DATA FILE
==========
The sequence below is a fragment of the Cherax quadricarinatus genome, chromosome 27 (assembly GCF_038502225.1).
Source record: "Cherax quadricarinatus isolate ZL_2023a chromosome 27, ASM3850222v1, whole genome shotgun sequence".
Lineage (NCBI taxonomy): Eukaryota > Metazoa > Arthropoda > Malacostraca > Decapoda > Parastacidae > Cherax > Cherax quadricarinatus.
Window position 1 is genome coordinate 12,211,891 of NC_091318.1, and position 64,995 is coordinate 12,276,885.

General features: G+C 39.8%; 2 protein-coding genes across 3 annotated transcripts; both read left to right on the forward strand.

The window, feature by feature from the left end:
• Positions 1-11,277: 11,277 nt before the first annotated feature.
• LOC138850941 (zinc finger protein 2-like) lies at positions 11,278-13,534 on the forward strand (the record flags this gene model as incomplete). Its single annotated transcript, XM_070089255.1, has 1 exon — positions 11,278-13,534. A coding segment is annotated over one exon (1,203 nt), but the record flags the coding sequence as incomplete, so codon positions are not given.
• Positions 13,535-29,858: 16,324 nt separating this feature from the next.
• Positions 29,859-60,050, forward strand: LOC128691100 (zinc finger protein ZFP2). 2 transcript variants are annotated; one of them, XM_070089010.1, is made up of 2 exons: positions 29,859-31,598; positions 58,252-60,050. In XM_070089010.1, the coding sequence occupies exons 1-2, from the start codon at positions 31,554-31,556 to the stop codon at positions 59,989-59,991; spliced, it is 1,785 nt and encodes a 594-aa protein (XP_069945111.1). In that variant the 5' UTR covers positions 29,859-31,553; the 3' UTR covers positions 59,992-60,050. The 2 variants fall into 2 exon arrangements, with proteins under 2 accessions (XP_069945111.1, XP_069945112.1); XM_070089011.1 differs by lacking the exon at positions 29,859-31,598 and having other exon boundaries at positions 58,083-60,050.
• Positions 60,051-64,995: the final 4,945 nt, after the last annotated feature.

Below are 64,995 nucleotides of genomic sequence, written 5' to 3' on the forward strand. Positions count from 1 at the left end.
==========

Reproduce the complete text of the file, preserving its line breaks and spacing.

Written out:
The sequence below is a fragment of the Cherax quadricarinatus genome, chromosome 27 (assembly GCF_038502225.1).
Source record: "Cherax quadricarinatus isolate ZL_2023a chromosome 27, ASM3850222v1, whole genome shotgun sequence".
Lineage (NCBI taxonomy): Eukaryota > Metazoa > Arthropoda > Malacostraca > Decapoda > Parastacidae > Cherax > Cherax quadricarinatus.
Window position 1 is genome coordinate 12,211,891 of NC_091318.1, and position 64,995 is coordinate 12,276,885.

General features: G+C 39.8%; 2 protein-coding genes across 3 annotated transcripts; both read left to right on the forward strand.

The window, feature by feature from the left end:
• Positions 1-11,277: 11,277 nt before the first annotated feature.
• LOC138850941 (zinc finger protein 2-like) lies at positions 11,278-13,534 on the forward strand (the record flags this gene model as incomplete). Its single annotated transcript, XM_070089255.1, has 1 exon — positions 11,278-13,534. A coding segment is annotated over one exon (1,203 nt), but the record flags the coding sequence as incomplete, so codon positions are not given.
• Positions 13,535-29,858: 16,324 nt separating this feature from the next.
• Positions 29,859-60,050, forward strand: LOC128691100 (zinc finger protein ZFP2). 2 transcript variants are annotated; one of them, XM_070089010.1, is made up of 2 exons: positions 29,859-31,598; positions 58,252-60,050. In XM_070089010.1, the coding sequence occupies exons 1-2, from the start codon at positions 31,554-31,556 to the stop codon at positions 59,989-59,991; spliced, it is 1,785 nt and encodes a 594-aa protein (XP_069945111.1). In that variant the 5' UTR covers positions 29,859-31,553; the 3' UTR covers positions 59,992-60,050. The 2 variants fall into 2 exon arrangements, with proteins under 2 accessions (XP_069945111.1, XP_069945112.1); XM_070089011.1 differs by lacking the exon at positions 29,859-31,598 and having other exon boundaries at positions 58,083-60,050.
• Positions 60,051-64,995: the final 4,945 nt, after the last annotated feature.

Below are 64,995 nucleotides of genomic sequence, written 5' to 3' on the forward strand. Positions count from 1 at the left end.